Recipe 6: Analyzing a Non-Parametric ReformΒΆ

This is an advanced recipe that should be followed only after mastering the basic recipe. This recipe shows how to customize the Calculator class so that it can analyze a tax reform that cannot be characterized using existing policy parameters (in this case a pseudo Cost-of-Living Refund reform). It uses, in a more extensive way, the object-oriented programming inheritance technique introduced in Redefining Expanded Income, so you might want to read that recipe first.

Recipe that illustrates how to customize the taxcalc Calculator class so that it can analyze a non-parametric reform (that is, a reform that cannot be represented using existing taxcalc Policy parameters.

The technique for doing this customization is standard in object-oriented programming: a child class is derived from a parent class and then customized. The derived child class inherits all the data and methods of the parent class, but can be customized by adding new data and methods or by overriding inherited methods.

The reform used to illustrate this programming technique is somewhat like the Cost-of-Living Refund, a refundable credit that was being discussed in tax policy circles during 2019 as a replacement for the EITC. But the reform analyzed here is not exactly like the Cost-of-Living Refund, so we call it a pseudo cost-of-living refund to emphasize that it is not meant to be an accurate representation of the Cost-of-Living Refund proposal.

import numpy as np
import taxcalc as tc

class Calculator(tc.Calculator):
    Customized Calculator class that inherits all tc.Calculator data and
    methods, adding or overriding some to get the desired customization.
    def __init__(self, policy=None, records=None, verbose=False,
                 sync_years=True, consumption=None,
                 # above are the tc.Calculator constructor arguments
                 # below is new constructor argument used in customization
        # call the parent class constructor
        super().__init__(policy=policy, records=records,
                         verbose=verbose, sync_years=sync_years,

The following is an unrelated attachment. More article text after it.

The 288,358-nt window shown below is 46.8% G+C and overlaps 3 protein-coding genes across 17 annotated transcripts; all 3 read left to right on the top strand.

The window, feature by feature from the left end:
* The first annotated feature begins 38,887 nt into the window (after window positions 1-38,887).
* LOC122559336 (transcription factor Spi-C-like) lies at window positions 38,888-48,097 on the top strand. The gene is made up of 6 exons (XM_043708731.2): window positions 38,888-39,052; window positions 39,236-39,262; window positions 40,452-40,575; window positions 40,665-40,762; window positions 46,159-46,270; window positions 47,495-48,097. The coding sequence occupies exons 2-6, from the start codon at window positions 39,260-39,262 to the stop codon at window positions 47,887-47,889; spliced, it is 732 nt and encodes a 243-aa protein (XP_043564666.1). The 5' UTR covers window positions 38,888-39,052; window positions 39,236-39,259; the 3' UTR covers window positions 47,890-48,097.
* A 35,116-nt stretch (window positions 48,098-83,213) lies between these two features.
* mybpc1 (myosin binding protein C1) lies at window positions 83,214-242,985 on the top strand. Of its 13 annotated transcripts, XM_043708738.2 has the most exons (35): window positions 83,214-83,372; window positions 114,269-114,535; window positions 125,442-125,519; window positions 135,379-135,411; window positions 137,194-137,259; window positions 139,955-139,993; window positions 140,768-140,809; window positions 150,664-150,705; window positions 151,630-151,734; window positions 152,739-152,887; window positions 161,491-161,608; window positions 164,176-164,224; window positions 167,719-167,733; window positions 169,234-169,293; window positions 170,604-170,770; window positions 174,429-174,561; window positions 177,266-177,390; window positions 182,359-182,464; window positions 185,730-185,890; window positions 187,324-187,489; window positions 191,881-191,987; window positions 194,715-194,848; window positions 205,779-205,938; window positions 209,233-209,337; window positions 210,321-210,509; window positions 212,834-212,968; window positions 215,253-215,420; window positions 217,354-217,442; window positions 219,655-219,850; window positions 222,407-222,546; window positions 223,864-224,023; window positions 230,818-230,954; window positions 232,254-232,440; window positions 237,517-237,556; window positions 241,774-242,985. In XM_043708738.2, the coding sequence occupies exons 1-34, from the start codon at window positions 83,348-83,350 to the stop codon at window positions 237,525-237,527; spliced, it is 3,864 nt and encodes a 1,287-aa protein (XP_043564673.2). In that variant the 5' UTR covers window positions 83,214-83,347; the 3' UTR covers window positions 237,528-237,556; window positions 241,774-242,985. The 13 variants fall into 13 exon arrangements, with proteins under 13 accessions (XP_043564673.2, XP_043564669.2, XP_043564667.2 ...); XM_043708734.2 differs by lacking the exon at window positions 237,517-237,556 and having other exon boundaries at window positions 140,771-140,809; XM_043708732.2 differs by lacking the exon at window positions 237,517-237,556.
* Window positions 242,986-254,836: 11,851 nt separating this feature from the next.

# remember whether pseudo_COLR policy is active or not
        self.colr_active = colr_active
        # declare colr_param dictionary that will contain pseudo COLR policy
        self.colr_param = dict()

    def specify_pseudo_colr_policy(self):
        Specify policy parameters for the COLR policy in the current_year.
        See use of these parameters below in the pseudo_colr_amount method.
        # reform implementation year
        reform_year = 2020
        # specify dictionary of parameter names and values for reform_year
        self.colr_param = {
            # credit phase-in rate on earnings
            'COLR_rt': 1.0,
            # ceiling on refundable credit varies by filing-unit type, MARS
            'COLR_c': np.array([4000, 8000, 4000, 4000, 4000],
            # credit phase-out start AGI level varies by filing-unit type, MARS
            'COLR_ps': np.array([30000, 50000, 30000, 30000, 30000],
            # credit phase-out rate per dollar of AGI above COLR_ps level
            'COLR_prt': 0.2
        # set pseudo COLR parameter values for current year
        this_year = self.current_year
        if self.colr_active and this_year >= reform_year:
            # set inflation-indexed values of COLR_c and COLR_ps for this year
            irates = self.__policy.inflation_rates()
            syr = tc.Policy.JSON_START_YEAR
            for name in ['COLR_c', 'COLR_ps']:
                value = self.colr_param[name]
                for year in range(reform_year, this_year):
                    value *= (1.0 + irates[year - syr])
                self.colr_param[name] = np.round(value, 2)  # to nearest penny
        else:  # if policy not active or if this year is before the reform year
            # set ceiling to zero
            self.colr_param['COLR_c'] = np.array([0.0, 0.0, 0.0, 0.0, 0.0],
        tracing = False  # set to True to see parameter values for this year